MACo and county representatives testified with the Maryland Department of the Environment (MDE) on legislation (HB 11) that would allow monies from the septic system account of the Bay Restoration Fund (BRF) to be used to connect failing septic systems to wastewater treatment plants even if the systems were located outside of a priority funding area. Before the monies would be made available, any proposed project would have to go through a Smart Growth exception process to ensure that there were adequate protections against sprawl and the project was consistent with a county’s comprehensive plan and water and sewer master plan. The bill is a MACo 2014 legislative initiative and was sponsored by MDE as a departmental bill.
The bill hearing took place before the House Environmental Matters Committee on January 29. MACo Legal and Policy Counsel Les Knapp joined representatives from MDE at the witness table. Knapp offered two amendments that had been worked out with both MDE and the Maryland Department of Planning. The amendments broadened the types of wastewater treatment plants that could be considered under the exception process and clarified when areas with proposed projects would have to be amended into a county’s water and sewer master plan.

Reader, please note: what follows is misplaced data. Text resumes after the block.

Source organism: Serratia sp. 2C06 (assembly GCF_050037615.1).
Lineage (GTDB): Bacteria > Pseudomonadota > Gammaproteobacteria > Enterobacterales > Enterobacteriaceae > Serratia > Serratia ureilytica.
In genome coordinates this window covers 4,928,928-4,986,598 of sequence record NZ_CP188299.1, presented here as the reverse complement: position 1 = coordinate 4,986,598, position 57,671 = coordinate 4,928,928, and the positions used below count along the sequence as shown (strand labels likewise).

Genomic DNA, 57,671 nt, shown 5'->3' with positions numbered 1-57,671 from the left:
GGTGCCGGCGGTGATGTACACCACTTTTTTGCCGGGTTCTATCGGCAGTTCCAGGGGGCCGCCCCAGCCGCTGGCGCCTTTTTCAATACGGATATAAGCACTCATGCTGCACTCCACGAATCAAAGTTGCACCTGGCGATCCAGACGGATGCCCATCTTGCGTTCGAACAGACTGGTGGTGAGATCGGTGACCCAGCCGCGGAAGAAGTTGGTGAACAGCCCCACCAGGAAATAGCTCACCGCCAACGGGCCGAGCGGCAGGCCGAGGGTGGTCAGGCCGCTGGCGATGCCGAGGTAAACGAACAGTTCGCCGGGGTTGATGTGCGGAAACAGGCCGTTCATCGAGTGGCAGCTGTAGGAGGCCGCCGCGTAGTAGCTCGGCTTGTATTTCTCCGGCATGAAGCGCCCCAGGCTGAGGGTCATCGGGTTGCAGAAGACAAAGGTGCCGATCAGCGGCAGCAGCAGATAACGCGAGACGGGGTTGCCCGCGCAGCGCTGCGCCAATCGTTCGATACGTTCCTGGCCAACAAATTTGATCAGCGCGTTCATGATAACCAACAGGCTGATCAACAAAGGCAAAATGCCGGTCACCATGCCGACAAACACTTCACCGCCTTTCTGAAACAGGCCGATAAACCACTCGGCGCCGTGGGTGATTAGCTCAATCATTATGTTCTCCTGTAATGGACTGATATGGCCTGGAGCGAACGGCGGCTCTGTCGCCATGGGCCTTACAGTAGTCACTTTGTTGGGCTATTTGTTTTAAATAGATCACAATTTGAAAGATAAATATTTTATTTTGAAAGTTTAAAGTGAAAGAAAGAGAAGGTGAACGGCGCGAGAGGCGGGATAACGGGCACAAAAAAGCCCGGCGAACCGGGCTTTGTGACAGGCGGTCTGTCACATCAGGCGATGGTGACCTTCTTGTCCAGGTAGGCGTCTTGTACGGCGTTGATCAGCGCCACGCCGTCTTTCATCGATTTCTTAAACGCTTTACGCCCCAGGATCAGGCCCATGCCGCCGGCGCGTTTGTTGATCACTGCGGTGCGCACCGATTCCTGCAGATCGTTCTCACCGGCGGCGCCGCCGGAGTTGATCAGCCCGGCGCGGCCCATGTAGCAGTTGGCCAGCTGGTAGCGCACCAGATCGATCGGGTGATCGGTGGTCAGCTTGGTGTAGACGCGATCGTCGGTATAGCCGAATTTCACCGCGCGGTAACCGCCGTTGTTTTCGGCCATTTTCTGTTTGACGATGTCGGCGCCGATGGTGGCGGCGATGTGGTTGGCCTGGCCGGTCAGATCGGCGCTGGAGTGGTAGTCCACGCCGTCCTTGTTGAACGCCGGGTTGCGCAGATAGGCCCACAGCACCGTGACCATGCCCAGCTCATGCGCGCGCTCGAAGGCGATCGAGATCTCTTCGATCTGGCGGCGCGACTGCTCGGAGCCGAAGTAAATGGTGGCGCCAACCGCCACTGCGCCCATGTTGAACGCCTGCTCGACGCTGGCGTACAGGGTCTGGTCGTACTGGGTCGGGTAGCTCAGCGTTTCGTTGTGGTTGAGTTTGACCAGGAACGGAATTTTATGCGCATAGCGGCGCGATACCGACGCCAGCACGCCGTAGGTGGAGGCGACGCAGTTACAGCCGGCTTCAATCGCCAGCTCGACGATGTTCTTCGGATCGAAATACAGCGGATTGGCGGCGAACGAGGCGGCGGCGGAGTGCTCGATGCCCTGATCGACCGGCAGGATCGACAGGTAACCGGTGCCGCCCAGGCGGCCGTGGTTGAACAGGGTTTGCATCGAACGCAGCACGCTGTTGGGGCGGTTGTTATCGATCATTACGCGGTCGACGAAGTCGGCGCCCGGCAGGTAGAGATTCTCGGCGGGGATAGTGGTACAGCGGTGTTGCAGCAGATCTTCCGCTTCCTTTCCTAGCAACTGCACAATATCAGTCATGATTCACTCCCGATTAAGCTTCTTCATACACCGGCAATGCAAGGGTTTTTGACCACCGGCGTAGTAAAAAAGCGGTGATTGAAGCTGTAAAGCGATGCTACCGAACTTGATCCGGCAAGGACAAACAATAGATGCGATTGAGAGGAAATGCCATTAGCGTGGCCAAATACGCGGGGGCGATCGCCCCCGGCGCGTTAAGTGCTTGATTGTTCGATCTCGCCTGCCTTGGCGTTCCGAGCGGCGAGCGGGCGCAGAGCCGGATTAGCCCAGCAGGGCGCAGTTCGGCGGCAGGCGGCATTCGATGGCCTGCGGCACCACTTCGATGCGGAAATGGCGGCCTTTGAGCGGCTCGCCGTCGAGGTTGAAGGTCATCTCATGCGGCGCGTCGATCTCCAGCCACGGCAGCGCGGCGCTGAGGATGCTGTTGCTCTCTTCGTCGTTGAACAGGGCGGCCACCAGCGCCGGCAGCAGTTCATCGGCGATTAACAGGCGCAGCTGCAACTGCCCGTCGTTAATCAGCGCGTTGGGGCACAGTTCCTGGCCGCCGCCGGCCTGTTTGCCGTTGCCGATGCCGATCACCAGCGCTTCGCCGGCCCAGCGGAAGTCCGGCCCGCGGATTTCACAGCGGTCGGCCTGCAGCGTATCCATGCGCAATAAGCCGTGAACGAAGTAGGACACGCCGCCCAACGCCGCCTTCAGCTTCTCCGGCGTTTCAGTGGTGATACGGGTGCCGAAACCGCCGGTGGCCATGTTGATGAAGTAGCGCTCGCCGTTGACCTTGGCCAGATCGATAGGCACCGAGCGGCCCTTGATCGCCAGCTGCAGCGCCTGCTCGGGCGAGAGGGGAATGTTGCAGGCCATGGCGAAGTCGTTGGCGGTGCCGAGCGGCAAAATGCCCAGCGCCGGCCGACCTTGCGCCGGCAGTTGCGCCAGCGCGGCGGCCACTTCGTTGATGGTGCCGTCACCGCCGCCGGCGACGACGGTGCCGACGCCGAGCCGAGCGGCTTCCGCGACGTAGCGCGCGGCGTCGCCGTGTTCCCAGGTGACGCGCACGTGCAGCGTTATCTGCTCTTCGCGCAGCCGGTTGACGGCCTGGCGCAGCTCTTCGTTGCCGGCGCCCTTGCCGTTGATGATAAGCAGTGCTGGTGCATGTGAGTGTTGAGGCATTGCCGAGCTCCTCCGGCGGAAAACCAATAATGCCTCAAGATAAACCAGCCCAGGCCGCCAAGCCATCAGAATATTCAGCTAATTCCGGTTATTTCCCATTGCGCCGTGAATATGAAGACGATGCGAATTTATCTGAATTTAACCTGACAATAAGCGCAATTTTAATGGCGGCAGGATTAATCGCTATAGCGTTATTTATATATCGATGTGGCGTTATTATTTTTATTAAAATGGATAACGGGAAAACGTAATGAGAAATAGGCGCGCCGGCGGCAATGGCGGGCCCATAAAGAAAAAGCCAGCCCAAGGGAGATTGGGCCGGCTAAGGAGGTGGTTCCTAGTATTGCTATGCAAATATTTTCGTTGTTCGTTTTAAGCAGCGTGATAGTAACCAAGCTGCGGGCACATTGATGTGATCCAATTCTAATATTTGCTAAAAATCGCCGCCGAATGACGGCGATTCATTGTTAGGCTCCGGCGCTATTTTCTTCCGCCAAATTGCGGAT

Several counties also testified in support of the bill with the proposed MACo amendments, including Kent County Planning and Stormwater Management Director Amy Moredock, Anne Arundel County Director of Public Works Chris Phipps, and Prince George’s County Environmental Health Division Manager Evelyn Hoban. Maryland Delegate Steven Arentz, Queen Anne’s County Commissioner Bob Simmons, and Queen Anne’s County Administrator Gregg Todd testified with respect to a proposed project on Kent Island. The Maryland Municipal League also testified in support of the bill.
While several other witnesses offered potential amendments, no one testified in opposition to the bill.